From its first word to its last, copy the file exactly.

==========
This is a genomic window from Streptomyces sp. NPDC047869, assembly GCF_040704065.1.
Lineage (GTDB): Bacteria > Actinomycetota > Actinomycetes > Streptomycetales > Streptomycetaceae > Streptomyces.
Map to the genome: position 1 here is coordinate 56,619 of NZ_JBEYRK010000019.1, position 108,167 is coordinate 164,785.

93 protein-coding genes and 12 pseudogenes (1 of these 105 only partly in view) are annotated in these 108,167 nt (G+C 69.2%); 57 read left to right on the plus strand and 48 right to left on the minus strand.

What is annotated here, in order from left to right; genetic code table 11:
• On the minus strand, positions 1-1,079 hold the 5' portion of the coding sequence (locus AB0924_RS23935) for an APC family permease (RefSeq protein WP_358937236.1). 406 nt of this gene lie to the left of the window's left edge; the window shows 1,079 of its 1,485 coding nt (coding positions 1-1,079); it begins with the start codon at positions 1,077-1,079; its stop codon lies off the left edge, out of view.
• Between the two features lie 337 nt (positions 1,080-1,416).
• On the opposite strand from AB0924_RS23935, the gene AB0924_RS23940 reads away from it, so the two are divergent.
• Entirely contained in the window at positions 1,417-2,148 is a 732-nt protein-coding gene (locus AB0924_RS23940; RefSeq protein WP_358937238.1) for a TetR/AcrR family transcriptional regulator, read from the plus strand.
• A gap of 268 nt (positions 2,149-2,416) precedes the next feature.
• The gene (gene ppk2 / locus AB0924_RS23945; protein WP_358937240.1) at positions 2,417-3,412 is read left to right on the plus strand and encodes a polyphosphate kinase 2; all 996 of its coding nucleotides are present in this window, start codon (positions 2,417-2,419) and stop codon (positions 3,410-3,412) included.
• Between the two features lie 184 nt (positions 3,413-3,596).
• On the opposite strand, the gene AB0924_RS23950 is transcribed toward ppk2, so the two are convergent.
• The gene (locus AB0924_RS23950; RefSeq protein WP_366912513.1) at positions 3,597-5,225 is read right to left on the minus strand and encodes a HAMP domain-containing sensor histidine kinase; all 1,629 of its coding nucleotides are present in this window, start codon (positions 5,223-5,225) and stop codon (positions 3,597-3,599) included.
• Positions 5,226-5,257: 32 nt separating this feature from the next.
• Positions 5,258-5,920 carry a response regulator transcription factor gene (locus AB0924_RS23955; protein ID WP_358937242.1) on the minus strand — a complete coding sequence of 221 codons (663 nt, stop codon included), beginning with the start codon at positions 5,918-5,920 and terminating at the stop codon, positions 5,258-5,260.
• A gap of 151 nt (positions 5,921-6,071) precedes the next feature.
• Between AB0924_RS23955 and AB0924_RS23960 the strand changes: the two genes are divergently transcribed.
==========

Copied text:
This is a genomic window from Streptomyces sp. NPDC047869, assembly GCF_040704065.1.
Lineage (GTDB): Bacteria > Actinomycetota > Actinomycetes > Streptomycetales > Streptomycetaceae > Streptomyces.
Map to the genome: position 1 here is coordinate 56,619 of NZ_JBEYRK010000019.1, position 108,167 is coordinate 164,785.

93 protein-coding genes and 12 pseudogenes (1 of these 105 only partly in view) are annotated in these 108,167 nt (G+C 69.2%); 57 read left to right on the plus strand and 48 right to left on the minus strand.

What is annotated here, in order from left to right; genetic code table 11:
• On the minus strand, positions 1-1,079 hold the 5' portion of the coding sequence (locus AB0924_RS23935) for an APC family permease (RefSeq protein WP_358937236.1). 406 nt of this gene lie to the left of the window's left edge; the window shows 1,079 of its 1,485 coding nt (coding positions 1-1,079); it begins with the start codon at positions 1,077-1,079; its stop codon lies off the left edge, out of view.
• Between the two features lie 337 nt (positions 1,080-1,416).
• On the opposite strand from AB0924_RS23935, the gene AB0924_RS23940 reads away from it, so the two are divergent.
• Entirely contained in the window at positions 1,417-2,148 is a 732-nt protein-coding gene (locus AB0924_RS23940; RefSeq protein WP_358937238.1) for a TetR/AcrR family transcriptional regulator, read from the plus strand.
• A gap of 268 nt (positions 2,149-2,416) precedes the next feature.
• The gene (gene ppk2 / locus AB0924_RS23945; protein WP_358937240.1) at positions 2,417-3,412 is read left to right on the plus strand and encodes a polyphosphate kinase 2; all 996 of its coding nucleotides are present in this window, start codon (positions 2,417-2,419) and stop codon (positions 3,410-3,412) included.
• Between the two features lie 184 nt (positions 3,413-3,596).
• On the opposite strand, the gene AB0924_RS23950 is transcribed toward ppk2, so the two are convergent.
• The gene (locus AB0924_RS23950; RefSeq protein WP_366912513.1) at positions 3,597-5,225 is read right to left on the minus strand and encodes a HAMP domain-containing sensor histidine kinase; all 1,629 of its coding nucleotides are present in this window, start codon (positions 5,223-5,225) and stop codon (positions 3,597-3,599) included.
• Positions 5,226-5,257: 32 nt separating this feature from the next.
• Positions 5,258-5,920 carry a response regulator transcription factor gene (locus AB0924_RS23955; protein ID WP_358937242.1) on the minus strand — a complete coding sequence of 221 codons (663 nt, stop codon included), beginning with the start codon at positions 5,918-5,920 and terminating at the stop codon, positions 5,258-5,260.
• A gap of 151 nt (positions 5,921-6,071) precedes the next feature.
• Between AB0924_RS23955 and AB0924_RS23960 the strand changes: the two genes are divergently transcribed.